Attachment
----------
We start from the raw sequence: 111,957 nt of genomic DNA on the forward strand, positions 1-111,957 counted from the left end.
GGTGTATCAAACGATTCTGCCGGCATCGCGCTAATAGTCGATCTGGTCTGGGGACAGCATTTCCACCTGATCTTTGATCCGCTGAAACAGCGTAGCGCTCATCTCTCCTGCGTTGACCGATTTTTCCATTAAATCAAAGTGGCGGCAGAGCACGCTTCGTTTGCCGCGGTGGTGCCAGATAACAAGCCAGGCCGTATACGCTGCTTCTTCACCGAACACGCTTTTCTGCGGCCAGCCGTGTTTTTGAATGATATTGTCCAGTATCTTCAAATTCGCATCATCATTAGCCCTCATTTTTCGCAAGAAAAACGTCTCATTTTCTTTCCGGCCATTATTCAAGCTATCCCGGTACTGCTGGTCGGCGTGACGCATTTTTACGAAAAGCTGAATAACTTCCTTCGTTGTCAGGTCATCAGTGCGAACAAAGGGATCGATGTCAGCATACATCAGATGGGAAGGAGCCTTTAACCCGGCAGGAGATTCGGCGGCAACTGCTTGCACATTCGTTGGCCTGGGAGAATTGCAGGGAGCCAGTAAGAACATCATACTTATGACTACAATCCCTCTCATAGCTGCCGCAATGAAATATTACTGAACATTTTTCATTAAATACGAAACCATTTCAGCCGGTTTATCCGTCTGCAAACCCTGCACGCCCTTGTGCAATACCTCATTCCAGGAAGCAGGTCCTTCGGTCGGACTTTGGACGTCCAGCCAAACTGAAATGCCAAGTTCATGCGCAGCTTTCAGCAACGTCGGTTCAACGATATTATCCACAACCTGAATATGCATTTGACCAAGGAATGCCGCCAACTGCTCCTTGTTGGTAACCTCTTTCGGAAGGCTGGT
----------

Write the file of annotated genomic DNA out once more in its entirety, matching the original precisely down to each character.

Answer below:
We start from the raw sequence: 111,957 nt of genomic DNA on the forward strand, positions 1-111,957 counted from the left end.
GGTGTATCAAACGATTCTGCCGGCATCGCGCTAATAGTCGATCTGGTCTGGGGACAGCATTTCCACCTGATCTTTGATCCGCTGAAACAGCGTAGCGCTCATCTCTCCTGCGTTGACCGATTTTTCCATTAAATCAAAGTGGCGGCAGAGCACGCTTCGTTTGCCGCGGTGGTGCCAGATAACAAGCCAGGCCGTATACGCTGCTTCTTCACCGAACACGCTTTTCTGCGGCCAGCCGTGTTTTTGAATGATATTGTCCAGTATCTTCAAATTCGCATCATCATTAGCCCTCATTTTTCGCAAGAAAAACGTCTCATTTTCTTTCCGGCCATTATTCAAGCTATCCCGGTACTGCTGGTCGGCGTGACGCATTTTTACGAAAAGCTGAATAACTTCCTTCGTTGTCAGGTCATCAGTGCGAACAAAGGGATCGATGTCAGCATACATCAGATGGGAAGGAGCCTTTAACCCGGCAGGAGATTCGGCGGCAACTGCTTGCACATTCGTTGGCCTGGGAGAATTGCAGGGAGCCAGTAAGAACATCATACTTATGACTACAATCCCTCTCATAGCTGCCGCAATGAAATATTACTGAACATTTTTCATTAAATACGAAACCATTTCAGCCGGTTTATCCGTCTGCAAACCCTGCACGCCCTTGTGCAATACCTCATTCCAGGAAGCAGGTCCTTCGGTCGGACTTTGGACGTCCAGCCAAACTGAAATGCCAAGTTCATGCGCAGCTTTCAGCAACGTCGGTTCAACGATATTATCCACAACCTGAATATGCATTTGACCAAGGAATGCCGCCAACTGCTCCTTGTTGGTAACCTCTTTCGGAAGGCTGGT